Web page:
Equine Assisted Psychotherapy (EAP) is a form of animal-assisted psychotherapy involving the client, practitioner, and the horse/s. It is an experiential approach to psychological intervention and personal development, which means that learning, growth, and change occur through experiences had with the therapist and the horses.
The horses, with their unique attributes, act as assistants, supports, and co-facilitators in the therapeutic and learning process. EAP can support clients of all ages meet their therapeutic or personal development goals. EAP is suitable for individuals, couples, groups, or families.
We learn best through experience and in EAP, clients are offered safe experiences with the horses for the purpose of developing awareness, learning life skills, exploring experience in relationship, and building awareness of behavioural, emotional, and thought patterns that no longer serve them well.
Experiences offered with the horses are ground-based and are tailored to the client’s needs and therapeutic or learning goals. There is no riding or mounted experiences offered with the horses therefore, clients do not need to have any prior horse experience. Even clients who are fearful of horses can gain tremendous benefit from this approach.
What it is not:
- EAP is not therapy for horses
It is intervention for humans but with the horses acting as supports, assistants, and co-facilitators in the process
- It is not an intervention to improve horsemanship or riding skills
It is an intervention to address the clients own therapeutic or learning goals with there being no riding involved
- It is not restricted to people with horse experience
It is just as effective for people with little to no horse experience – in fact, the absence of preconceived notions about horses can assist in learning and growth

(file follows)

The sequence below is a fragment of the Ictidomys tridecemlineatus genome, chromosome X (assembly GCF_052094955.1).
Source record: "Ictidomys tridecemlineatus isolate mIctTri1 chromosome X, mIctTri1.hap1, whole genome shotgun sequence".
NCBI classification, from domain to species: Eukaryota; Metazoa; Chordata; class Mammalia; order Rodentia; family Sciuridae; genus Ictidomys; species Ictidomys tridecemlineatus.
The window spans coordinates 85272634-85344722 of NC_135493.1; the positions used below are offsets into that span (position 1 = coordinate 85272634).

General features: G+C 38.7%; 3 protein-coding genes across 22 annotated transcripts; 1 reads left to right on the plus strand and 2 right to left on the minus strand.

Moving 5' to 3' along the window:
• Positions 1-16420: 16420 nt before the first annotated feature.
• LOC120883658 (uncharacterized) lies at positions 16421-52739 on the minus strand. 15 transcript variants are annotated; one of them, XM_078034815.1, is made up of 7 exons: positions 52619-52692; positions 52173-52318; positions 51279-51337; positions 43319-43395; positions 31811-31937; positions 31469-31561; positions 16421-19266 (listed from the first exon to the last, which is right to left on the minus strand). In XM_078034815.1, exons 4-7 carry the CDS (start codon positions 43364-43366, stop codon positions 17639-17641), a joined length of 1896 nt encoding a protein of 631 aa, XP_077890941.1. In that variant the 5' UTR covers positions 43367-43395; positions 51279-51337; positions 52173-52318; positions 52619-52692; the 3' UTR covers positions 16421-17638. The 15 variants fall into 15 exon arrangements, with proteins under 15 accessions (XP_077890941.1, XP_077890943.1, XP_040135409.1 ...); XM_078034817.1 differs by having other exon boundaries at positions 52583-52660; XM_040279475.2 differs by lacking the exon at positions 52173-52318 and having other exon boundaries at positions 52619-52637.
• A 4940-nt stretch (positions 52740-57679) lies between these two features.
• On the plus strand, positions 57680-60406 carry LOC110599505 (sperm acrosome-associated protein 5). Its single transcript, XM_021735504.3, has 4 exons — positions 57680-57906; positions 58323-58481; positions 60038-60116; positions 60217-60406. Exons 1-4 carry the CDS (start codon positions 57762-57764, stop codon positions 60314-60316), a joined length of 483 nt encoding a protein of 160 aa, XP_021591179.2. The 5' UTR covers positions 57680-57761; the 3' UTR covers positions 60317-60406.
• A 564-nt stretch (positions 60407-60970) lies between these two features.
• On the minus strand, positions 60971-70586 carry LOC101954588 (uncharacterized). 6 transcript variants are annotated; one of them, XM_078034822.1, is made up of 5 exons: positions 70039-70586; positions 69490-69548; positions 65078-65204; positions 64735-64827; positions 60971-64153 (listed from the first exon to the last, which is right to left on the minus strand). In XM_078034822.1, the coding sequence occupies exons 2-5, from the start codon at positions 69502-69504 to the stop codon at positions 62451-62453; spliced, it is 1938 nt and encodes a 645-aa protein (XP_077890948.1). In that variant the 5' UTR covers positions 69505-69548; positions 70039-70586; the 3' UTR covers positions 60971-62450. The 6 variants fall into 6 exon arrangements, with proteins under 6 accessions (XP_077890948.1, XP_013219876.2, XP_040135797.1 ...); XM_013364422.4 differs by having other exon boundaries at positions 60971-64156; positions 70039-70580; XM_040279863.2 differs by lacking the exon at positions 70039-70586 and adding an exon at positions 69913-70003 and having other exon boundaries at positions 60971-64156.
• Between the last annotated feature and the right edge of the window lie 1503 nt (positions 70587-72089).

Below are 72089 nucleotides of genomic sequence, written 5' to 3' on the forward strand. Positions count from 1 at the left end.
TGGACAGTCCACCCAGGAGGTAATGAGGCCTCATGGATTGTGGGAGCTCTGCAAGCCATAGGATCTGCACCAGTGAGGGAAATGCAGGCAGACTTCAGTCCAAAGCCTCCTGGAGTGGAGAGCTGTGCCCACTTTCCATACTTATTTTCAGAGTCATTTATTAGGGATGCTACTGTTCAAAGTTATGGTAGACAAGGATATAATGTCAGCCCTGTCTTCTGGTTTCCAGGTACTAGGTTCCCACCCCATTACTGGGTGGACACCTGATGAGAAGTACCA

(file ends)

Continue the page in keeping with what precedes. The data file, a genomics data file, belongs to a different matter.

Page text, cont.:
The EPI Model
Open Paddock uses the Equine Psychotherapy Institute (EPI) Model, which is a unique and comprehensive psychotherapy model with it’s own theory, principles, and practice methodology.
It is an Australian model that is relational, ethical, mindful, trauma-informed, effective, deeply respectful of clients and horses, and is founded on psychological and psychotherapeutic theory and practice. The model draws from gestalt therapy, mindfulness-based therapy, and somatic experiencing (somatic trauma practice).
What EAP can help you with
- Regulating emotions (including anxiety, depression, anger, and stress)
- Social skills
- Behavioural problems
- Relational issues
- Building resilience
- Eating disorders
- Impulse control
- Confidence and self-esteem
- Mental health
- Grief and loss
Some common therapeutic and learning goals that EAP can address include:
- Regulating and resourcing clients
- Offering safe experiences in relationship
- Increase client awareness
- Increase awareness of patterns that no longer serve the client well
- Experiment with, develop, and rehearse new ways of being and behaving
- Become emotionally connected
- Learn life skills
- For youth, support them to play, express, learn, develop mastery, form relationships, build social skills, increase autonomy, develop self-responsibility, increase emotional intelligence, and teach them how to soothe and regulate their own emotions.
What you can expect in the session
What to expect depends on a number of factors including the purpose of the session (e.g., therapeutic or educational), whether it is individual or group-based, the stage the intervention is at, and what issues or themes have arisen.
You can however expect some of the following:
- Sessions take place in a room, paddock, or round yard (often a combination of these in each session)
- You will be provided with safety guidelines regarding the horses and how to keep yourself and the horses safe
- You will be treated with compassion and respect
- You will be invited to engage in experiences with the horses targeted towards your therapeutic or learning goals
- For groups: In a group session you may be required to participate and share your experiences and engage in activities with other group members and the horses.
- For individuals: There will be a focus in the initial session on discussing your individual circumstances, difficulties, and goals and a plan for moving forward will be developed.
- Prior to your first session you may be required to complete confidentiality and indemnity forms
- Any information disclosed in sessions, case notes, or psychological tests will be kept confidential. If there is any need to disclose your personal information, you will be asked for permission first and will be required to sign a release of information form.
- You may be asked to complete psychological assessment forms to establish a starting point from which to work and track progress over time.
- You are in control over what you share – you will never be made to share something you do not feel willing or able to share